Human Journey

The Hidden Americans Abroad

The stately Indo-colonial buildings on Mall Road Lahore, where Dorothy Eha lived for over 40 years (Photo by Saleem H. Ali)

Last week I received news that one of my most respected high school teachers had died in Lahore Pakistan after a long and successful career of inspiring young minds to achieve excellence in Mathematics and Computer Science. Contrary to what you may expect, this teacher was not a Pakistani male but rather an American female who dedicated her career to educating young Pakistani men in an all-male school — Aitchison College. Ms. Dorothy Eha hailed from Littleton Colorado but spent over four decades of her life in Pakistan where she lived in humble environs with a Pakistani family. Even with the rise of Islamic fundamentalism in the country she maintained her commitment to education and was not daunted by any changes in politics. She focused on her profession with dedication and her Pakistani students across the political spectrum embraced her with utmost affection. Uncommon as it was in Lahore for a woman to ride around on a motorcycle, she was able to do so without much care of harassment. Even the most conservative students saw her sincerity and it transformed their hearts and minds to respect her for who she was.

Ms. Eha’s life story is not unique but emblematic of the true pioneering spirit of Americans that made us the envy of the world. There are literally thousands of other Americans worldwide who have dedicated their lives in similar ways to causes that are more consequential than parochial nationalism. These noble souls know that America’s strength has always come from the ability of its citizens to reach out to the world with charitable conviction, but also with humility. These are the citizen diplomats that have helped to cultivate America’s positive image despite many of our government’s well-intentioned but misplaced interventions all over the world. Yet their story reveals not just the humanity which Americans are capable of exhibiting but also the capacity for ordinary people all over the world to recognize positive engagement, even when it may come from the citizen of a country they might not regard as a friend. Thus the toxic talk of thanklessness for American favors should be set aside.

No doubt the actions of our government can impact the vulnerability of Americans abroad but if we could find better ways of highlighting the success stories of citizens like Ms. Eha to the world, and indeed at home, perhaps we would have a less polarized world. Yet the tone of even how we communicate such stories of compassion is important. They should not be undertaken with brash condescension but rather with a spirit of shared concern and compassion. Since America was not a primary colonizing country, it has been able to hold more sway in the developing world in comparison with several European colonial powers, most notably France, the UK and Spain. In this way America is similar in its reputation to Ireland, Norway and Finland. We should not squander this historical capital by showing contemporary hubris in our military posture nor our political rhetoric.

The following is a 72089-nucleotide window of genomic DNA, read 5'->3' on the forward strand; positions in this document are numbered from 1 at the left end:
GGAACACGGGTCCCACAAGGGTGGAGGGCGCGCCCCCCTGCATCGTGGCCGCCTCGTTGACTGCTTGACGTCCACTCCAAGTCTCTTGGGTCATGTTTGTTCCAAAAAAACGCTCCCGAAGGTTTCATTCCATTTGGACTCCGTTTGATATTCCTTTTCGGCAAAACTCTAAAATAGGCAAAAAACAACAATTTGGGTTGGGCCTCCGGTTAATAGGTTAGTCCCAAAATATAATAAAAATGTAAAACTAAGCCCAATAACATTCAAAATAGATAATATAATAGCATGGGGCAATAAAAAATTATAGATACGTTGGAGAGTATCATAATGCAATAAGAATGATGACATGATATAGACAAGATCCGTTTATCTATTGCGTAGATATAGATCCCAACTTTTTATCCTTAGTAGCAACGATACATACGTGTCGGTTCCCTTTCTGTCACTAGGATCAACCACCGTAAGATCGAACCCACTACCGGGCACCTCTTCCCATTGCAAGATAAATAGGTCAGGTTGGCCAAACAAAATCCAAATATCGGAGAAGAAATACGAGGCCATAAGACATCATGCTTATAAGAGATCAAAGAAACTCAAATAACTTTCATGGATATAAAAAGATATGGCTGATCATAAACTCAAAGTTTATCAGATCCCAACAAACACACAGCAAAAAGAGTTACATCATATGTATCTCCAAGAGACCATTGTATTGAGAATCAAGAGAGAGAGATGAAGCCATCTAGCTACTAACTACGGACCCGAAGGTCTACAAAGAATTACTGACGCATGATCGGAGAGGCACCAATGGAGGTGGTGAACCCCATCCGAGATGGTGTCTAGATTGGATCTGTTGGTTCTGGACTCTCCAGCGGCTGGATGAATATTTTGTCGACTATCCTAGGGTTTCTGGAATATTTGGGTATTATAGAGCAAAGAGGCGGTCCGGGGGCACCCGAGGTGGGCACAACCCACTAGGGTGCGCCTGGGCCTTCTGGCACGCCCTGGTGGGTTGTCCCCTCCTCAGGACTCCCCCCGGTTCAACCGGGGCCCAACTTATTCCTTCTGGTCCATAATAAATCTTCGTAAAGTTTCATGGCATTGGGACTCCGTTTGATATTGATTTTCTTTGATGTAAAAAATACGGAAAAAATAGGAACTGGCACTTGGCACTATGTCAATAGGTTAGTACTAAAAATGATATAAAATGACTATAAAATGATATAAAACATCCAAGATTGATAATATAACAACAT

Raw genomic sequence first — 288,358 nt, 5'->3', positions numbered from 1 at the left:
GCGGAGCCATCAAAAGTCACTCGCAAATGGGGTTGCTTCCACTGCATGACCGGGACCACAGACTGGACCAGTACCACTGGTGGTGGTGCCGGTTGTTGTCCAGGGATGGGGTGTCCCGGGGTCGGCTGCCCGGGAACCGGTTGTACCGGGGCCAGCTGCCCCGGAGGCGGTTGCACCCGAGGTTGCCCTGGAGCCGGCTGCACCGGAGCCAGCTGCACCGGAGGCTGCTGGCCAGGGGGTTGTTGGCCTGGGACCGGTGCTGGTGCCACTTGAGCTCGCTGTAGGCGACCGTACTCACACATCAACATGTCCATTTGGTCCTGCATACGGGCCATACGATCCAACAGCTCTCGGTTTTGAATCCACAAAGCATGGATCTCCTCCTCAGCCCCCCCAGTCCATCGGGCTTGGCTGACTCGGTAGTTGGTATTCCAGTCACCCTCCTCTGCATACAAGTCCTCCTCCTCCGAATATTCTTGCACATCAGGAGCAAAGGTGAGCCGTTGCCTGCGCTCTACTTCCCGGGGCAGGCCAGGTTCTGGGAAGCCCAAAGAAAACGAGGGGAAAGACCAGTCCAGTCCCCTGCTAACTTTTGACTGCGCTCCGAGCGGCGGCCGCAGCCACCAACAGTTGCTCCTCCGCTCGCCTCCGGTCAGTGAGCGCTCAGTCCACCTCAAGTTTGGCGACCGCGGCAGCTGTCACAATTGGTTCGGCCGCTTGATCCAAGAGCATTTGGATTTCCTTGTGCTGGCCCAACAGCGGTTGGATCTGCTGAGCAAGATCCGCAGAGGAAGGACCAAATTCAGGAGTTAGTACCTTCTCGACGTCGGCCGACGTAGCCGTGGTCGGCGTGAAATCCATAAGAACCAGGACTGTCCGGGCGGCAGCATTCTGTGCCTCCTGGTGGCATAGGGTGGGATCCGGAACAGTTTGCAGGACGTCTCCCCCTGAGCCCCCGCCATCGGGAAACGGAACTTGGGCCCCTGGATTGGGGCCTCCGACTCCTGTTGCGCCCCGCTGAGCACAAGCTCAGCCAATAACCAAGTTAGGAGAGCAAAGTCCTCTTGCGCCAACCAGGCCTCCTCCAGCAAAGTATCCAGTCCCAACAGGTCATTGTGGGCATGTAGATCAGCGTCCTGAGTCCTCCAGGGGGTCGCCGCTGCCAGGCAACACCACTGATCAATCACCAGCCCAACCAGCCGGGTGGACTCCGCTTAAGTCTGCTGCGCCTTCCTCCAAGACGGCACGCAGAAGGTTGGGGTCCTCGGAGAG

The United States hosts the United Nations headquarters which is perhaps the most palpable example of the country’s leadership in global peace-building. Even diplomats of Iran and North Korea, two of America’s most inveterate foes, can reside in New York city as a result of this unique host status of our country. Despite the current debates on immigration and the caustic conversations on Capitol Hill and the White House, we are a country that has learned from many of our mistakes and reconfigured our identity. The demons of our past follies do occasionally haunt us but we are an adaptive people who must constantly strive to do better. Vacuous slogans of resurrecting greatness or chest-beating calls of macho patriotism serve little purpose. Let us focus instead on the wonders of America’s positive global role that is most clearly enshrined in the work of ordinary Americans such as Ms. Eha.

The final coda of George Eliot’s magnificent novel Middlemarch may be good reading for President Trump: “the growing good of the world is partly dependent on unhistoric acts; and that things are not so ill with you and me as they might have been, is half owing to the number who lived faithfully a hidden life, and rest in unvisited tombs.”

Saleem H. Ali is Blue and Gold Distinguished Professor of Energy and the Environment at the University of Delaware (USA) and a Professorial Research Fellow at the University of Queensland, Australia. He is also a Senior Fellow at Columbia University's Center on Sustainable Enterprise. Dr. Ali is a National Geographic Emerging Explorer for 2010 and World Economic Forum "Young Global Leader" (2011). His books include "Environmental Diplomacy" (with Lawrence Susskind, Oxford Univ. Press) and "Treasures of the Earth: Need, Greed and a Sustainable Future" (Yale University Press). He can be followed on Twitter @saleem_ali.

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